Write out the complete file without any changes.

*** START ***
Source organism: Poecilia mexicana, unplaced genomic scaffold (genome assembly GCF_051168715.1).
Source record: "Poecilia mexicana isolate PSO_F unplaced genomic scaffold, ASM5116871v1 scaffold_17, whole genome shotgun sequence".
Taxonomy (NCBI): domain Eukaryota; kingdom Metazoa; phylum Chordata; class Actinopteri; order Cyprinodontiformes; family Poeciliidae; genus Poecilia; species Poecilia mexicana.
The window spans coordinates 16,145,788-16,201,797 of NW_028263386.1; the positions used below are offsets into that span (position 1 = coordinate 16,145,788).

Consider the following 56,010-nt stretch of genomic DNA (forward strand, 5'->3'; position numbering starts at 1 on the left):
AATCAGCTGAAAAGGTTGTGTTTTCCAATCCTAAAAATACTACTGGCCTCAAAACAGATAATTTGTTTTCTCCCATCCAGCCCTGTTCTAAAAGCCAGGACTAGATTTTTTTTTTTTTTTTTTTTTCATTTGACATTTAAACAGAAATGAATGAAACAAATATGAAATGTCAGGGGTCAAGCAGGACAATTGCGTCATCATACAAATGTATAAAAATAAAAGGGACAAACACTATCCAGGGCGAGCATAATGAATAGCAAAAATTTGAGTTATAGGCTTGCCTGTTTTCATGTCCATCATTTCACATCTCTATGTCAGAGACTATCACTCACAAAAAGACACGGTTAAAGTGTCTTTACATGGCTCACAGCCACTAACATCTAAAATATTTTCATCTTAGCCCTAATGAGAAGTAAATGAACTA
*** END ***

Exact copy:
Source organism: Poecilia mexicana, unplaced genomic scaffold (genome assembly GCF_051168715.1).
Source record: "Poecilia mexicana isolate PSO_F unplaced genomic scaffold, ASM5116871v1 scaffold_17, whole genome shotgun sequence".
Taxonomy (NCBI): domain Eukaryota; kingdom Metazoa; phylum Chordata; class Actinopteri; order Cyprinodontiformes; family Poeciliidae; genus Poecilia; species Poecilia mexicana.
The window spans coordinates 16,145,788-16,201,797 of NW_028263386.1; the positions used below are offsets into that span (position 1 = coordinate 16,145,788).

Consider the following 56,010-nt stretch of genomic DNA (forward strand, 5'->3'; position numbering starts at 1 on the left):
AATCAGCTGAAAAGGTTGTGTTTTCCAATCCTAAAAATACTACTGGCCTCAAAACAGATAATTTGTTTTCTCCCATCCAGCCCTGTTCTAAAAGCCAGGACTAGATTTTTTTTTTTTTTTTTTTTTCATTTGACATTTAAACAGAAATGAATGAAACAAATATGAAATGTCAGGGGTCAAGCAGGACAATTGCGTCATCATACAAATGTATAAAAATAAAAGGGACAAACACTATCCAGGGCGAGCATAATGAATAGCAAAAATTTGAGTTATAGGCTTGCCTGTTTTCATGTCCATCATTTCACATCTCTATGTCAGAGACTATCACTCACAAAAAGACACGGTTAAAGTGTCTTTACATGGCTCACAGCCACTAACATCTAAAATATTTTCATCTTAGCCCTAATGAGAAGTAAATGAACTA